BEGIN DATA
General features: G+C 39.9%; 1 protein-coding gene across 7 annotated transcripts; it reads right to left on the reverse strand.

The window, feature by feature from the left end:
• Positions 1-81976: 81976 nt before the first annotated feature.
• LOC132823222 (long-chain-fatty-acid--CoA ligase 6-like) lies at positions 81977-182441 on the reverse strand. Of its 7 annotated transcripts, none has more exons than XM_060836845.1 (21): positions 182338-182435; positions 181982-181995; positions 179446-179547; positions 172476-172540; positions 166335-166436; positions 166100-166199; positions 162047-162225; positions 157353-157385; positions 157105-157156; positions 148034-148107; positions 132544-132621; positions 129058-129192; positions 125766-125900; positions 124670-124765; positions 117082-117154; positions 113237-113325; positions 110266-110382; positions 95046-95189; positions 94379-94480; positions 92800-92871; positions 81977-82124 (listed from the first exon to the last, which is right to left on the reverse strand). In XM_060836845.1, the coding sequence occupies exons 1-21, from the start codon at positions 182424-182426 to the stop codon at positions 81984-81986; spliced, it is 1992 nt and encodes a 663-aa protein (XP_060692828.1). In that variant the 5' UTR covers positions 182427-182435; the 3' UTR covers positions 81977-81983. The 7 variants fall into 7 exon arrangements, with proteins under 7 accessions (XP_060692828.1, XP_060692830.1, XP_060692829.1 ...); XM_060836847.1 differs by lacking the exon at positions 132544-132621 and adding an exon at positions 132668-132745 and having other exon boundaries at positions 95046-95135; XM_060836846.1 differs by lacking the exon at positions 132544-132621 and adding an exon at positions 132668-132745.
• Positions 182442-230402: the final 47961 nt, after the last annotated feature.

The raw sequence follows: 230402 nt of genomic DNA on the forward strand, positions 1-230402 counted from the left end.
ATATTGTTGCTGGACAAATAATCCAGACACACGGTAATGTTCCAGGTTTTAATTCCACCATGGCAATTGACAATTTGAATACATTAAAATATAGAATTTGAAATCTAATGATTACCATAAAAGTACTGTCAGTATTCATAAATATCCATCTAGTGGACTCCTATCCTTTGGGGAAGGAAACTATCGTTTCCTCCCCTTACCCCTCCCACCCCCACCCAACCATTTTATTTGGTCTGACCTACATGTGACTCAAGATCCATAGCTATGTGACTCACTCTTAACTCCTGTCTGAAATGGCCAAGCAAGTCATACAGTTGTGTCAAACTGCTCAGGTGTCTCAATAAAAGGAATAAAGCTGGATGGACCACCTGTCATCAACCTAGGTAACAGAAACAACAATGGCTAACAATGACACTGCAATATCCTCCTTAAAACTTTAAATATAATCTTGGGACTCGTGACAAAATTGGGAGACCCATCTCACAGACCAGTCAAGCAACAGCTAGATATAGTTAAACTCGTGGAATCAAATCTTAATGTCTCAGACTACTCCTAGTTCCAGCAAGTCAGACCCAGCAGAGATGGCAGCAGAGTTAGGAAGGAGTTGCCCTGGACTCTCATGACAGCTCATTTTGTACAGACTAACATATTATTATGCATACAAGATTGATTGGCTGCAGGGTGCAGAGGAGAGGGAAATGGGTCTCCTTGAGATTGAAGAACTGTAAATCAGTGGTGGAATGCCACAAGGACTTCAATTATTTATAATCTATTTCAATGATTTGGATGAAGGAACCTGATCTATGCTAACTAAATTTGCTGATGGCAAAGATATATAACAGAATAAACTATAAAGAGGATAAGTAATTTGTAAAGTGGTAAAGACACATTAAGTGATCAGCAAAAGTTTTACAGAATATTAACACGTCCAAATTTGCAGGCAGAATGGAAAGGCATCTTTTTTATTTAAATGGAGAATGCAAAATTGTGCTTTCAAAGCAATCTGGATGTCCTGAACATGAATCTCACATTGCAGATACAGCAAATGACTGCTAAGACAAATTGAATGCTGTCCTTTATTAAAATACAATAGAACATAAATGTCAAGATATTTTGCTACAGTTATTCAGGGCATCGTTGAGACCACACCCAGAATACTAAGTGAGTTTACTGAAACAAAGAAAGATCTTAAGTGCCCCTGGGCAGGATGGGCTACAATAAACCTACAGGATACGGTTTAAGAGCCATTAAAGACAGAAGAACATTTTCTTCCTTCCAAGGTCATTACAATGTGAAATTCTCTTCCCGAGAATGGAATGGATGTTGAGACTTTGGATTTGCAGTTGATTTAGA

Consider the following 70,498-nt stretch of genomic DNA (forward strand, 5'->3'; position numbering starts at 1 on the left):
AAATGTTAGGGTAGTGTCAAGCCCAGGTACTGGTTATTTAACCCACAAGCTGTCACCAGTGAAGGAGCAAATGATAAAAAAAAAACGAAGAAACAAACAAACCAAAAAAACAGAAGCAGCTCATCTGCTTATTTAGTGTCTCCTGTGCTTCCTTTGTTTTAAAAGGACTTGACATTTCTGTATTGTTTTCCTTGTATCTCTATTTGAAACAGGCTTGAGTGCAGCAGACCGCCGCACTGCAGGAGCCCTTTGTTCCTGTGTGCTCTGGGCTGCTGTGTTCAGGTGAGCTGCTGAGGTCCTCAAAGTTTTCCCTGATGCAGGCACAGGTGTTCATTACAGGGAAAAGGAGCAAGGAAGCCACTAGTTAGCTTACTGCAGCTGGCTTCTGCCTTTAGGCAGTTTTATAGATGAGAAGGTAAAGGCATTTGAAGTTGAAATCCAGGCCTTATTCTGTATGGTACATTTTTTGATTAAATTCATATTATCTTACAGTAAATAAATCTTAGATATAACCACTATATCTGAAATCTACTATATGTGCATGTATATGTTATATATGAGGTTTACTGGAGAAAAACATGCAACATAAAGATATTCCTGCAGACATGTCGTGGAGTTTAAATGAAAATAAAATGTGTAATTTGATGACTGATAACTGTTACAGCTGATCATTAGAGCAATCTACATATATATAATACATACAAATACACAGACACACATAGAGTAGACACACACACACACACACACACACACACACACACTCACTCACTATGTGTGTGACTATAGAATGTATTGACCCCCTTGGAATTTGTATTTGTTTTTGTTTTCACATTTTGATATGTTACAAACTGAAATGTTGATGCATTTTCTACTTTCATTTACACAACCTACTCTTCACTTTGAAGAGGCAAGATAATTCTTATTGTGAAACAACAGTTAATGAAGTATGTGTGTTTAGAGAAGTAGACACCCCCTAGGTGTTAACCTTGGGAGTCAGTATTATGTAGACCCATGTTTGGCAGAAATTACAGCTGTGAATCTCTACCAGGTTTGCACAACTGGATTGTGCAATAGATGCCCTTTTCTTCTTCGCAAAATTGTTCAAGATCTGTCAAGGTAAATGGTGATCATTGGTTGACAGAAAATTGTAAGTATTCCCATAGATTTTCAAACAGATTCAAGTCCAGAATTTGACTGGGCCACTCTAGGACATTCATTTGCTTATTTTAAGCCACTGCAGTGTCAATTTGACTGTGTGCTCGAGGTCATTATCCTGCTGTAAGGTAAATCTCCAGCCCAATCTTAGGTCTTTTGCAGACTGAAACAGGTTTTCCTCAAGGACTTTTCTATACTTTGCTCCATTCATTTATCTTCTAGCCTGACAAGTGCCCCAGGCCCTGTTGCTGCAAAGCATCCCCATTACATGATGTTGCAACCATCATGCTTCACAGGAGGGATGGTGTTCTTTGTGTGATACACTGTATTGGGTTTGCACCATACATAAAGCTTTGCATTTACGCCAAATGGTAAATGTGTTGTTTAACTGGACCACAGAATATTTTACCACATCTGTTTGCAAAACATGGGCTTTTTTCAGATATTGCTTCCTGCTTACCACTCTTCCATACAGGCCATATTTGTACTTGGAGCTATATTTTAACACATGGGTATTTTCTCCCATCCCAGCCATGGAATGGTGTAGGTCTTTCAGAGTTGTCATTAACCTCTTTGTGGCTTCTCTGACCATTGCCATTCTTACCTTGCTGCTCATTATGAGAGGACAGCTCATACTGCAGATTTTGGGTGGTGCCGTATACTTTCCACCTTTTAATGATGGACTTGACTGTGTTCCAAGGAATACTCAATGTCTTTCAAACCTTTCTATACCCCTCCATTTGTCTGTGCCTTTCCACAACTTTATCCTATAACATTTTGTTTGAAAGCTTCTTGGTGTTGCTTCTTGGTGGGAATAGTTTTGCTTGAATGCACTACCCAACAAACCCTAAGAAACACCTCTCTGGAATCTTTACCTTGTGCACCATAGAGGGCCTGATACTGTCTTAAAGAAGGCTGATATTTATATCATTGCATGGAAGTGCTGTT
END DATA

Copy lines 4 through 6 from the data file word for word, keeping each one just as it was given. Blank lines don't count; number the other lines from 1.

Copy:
• LOC132823222 (long-chain-fatty-acid--CoA ligase 6-like) lies at positions 81977-182441 on the reverse strand. Of its 7 annotated transcripts, none has more exons than XM_060836845.1 (21): positions 182338-182435; positions 181982-181995; positions 179446-179547; positions 172476-172540; positions 166335-166436; positions 166100-166199; positions 162047-162225; positions 157353-157385; positions 157105-157156; positions 148034-148107; positions 132544-132621; positions 129058-129192; positions 125766-125900; positions 124670-124765; positions 117082-117154; positions 113237-113325; positions 110266-110382; positions 95046-95189; positions 94379-94480; positions 92800-92871; positions 81977-82124 (listed from the first exon to the last, which is right to left on the reverse strand). In XM_060836845.1, the coding sequence occupies exons 1-21, from the start codon at positions 182424-182426 to the stop codon at positions 81984-81986; spliced, it is 1992 nt and encodes a 663-aa protein (XP_060692828.1). In that variant the 5' UTR covers positions 182427-182435; the 3' UTR covers positions 81977-81983. The 7 variants fall into 7 exon arrangements, with proteins under 7 accessions (XP_060692828.1, XP_060692830.1, XP_060692829.1 ...); XM_060836847.1 differs by lacking the exon at positions 132544-132621 and adding an exon at positions 132668-132745 and having other exon boundaries at positions 95046-95135; XM_060836846.1 differs by lacking the exon at positions 132544-132621 and adding an exon at positions 132668-132745.
• Positions 182442-230402: the final 47961 nt, after the last annotated feature.

The raw sequence follows: 230402 nt of genomic DNA on the forward strand, positions 1-230402 counted from the left end.